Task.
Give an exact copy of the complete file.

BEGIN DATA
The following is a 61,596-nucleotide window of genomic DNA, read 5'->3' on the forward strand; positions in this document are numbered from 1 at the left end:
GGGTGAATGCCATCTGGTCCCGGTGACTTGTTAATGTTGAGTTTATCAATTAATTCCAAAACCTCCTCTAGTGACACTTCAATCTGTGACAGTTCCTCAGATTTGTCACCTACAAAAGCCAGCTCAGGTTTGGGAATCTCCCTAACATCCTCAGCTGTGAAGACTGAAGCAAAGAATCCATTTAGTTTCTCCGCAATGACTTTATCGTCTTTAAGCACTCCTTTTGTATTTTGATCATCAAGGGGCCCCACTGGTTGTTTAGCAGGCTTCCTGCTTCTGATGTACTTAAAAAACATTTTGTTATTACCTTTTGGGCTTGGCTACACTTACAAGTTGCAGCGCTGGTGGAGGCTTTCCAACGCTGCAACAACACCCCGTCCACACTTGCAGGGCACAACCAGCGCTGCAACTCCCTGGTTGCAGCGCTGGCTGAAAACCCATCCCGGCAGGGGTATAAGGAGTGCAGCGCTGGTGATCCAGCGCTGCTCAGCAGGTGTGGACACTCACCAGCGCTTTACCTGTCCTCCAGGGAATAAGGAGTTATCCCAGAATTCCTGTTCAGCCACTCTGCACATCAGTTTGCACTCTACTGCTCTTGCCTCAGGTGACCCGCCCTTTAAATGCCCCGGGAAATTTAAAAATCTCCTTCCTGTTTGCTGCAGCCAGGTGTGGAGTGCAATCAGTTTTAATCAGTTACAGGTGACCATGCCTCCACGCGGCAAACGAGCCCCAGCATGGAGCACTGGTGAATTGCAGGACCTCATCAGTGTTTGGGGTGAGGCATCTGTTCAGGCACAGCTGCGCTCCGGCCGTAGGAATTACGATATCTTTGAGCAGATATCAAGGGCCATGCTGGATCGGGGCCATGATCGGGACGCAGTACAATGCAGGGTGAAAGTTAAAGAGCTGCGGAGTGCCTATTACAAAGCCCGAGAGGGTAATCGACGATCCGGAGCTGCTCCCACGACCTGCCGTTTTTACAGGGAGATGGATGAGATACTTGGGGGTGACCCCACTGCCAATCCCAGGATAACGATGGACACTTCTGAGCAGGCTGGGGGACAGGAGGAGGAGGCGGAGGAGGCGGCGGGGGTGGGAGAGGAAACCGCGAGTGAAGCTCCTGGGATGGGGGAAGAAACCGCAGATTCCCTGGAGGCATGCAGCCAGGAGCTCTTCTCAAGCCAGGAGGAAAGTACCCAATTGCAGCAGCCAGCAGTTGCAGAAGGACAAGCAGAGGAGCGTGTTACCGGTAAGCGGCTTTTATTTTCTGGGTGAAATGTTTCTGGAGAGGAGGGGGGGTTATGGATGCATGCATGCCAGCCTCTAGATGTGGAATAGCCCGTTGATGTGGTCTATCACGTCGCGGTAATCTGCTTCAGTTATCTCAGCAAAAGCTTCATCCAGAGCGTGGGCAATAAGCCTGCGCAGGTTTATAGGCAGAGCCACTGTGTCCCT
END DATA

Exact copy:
The following is a 61,596-nucleotide window of genomic DNA, read 5'->3' on the forward strand; positions in this document are numbered from 1 at the left end:
GGGTGAATGCCATCTGGTCCCGGTGACTTGTTAATGTTGAGTTTATCAATTAATTCCAAAACCTCCTCTAGTGACACTTCAATCTGTGACAGTTCCTCAGATTTGTCACCTACAAAAGCCAGCTCAGGTTTGGGAATCTCCCTAACATCCTCAGCTGTGAAGACTGAAGCAAAGAATCCATTTAGTTTCTCCGCAATGACTTTATCGTCTTTAAGCACTCCTTTTGTATTTTGATCATCAAGGGGCCCCACTGGTTGTTTAGCAGGCTTCCTGCTTCTGATGTACTTAAAAAACATTTTGTTATTACCTTTTGGGCTTGGCTACACTTACAAGTTGCAGCGCTGGTGGAGGCTTTCCAACGCTGCAACAACACCCCGTCCACACTTGCAGGGCACAACCAGCGCTGCAACTCCCTGGTTGCAGCGCTGGCTGAAAACCCATCCCGGCAGGGGTATAAGGAGTGCAGCGCTGGTGATCCAGCGCTGCTCAGCAGGTGTGGACACTCACCAGCGCTTTACCTGTCCTCCAGGGAATAAGGAGTTATCCCAGAATTCCTGTTCAGCCACTCTGCACATCAGTTTGCACTCTACTGCTCTTGCCTCAGGTGACCCGCCCTTTAAATGCCCCGGGAAATTTAAAAATCTCCTTCCTGTTTGCTGCAGCCAGGTGTGGAGTGCAATCAGTTTTAATCAGTTACAGGTGACCATGCCTCCACGCGGCAAACGAGCCCCAGCATGGAGCACTGGTGAATTGCAGGACCTCATCAGTGTTTGGGGTGAGGCATCTGTTCAGGCACAGCTGCGCTCCGGCCGTAGGAATTACGATATCTTTGAGCAGATATCAAGGGCCATGCTGGATCGGGGCCATGATCGGGACGCAGTACAATGCAGGGTGAAAGTTAAAGAGCTGCGGAGTGCCTATTACAAAGCCCGAGAGGGTAATCGACGATCCGGAGCTGCTCCCACGACCTGCCGTTTTTACAGGGAGATGGATGAGATACTTGGGGGTGACCCCACTGCCAATCCCAGGATAACGATGGACACTTCTGAGCAGGCTGGGGGACAGGAGGAGGAGGCGGAGGAGGCGGCGGGGGTGGGAGAGGAAACCGCGAGTGAAGCTCCTGGGATGGGGGAAGAAACCGCAGATTCCCTGGAGGCATGCAGCCAGGAGCTCTTCTCAAGCCAGGAGGAAAGTACCCAATTGCAGCAGCCAGCAGTTGCAGAAGGACAAGCAGAGGAGCGTGTTACCGGTAAGCGGCTTTTATTTTCTGGGTGAAATGTTTCTGGAGAGGAGGGGGGGTTATGGATGCATGCATGCCAGCCTCTAGATGTGGAATAGCCCGTTGATGTGGTCTATCACGTCGCGGTAATCTGCTTCAGTTATCTCAGCAAAAGCTTCATCCAGAGCGTGGGCAATAAGCCTGCGCAGGTTTATAGGCAGAGCCACTGTGTCCCT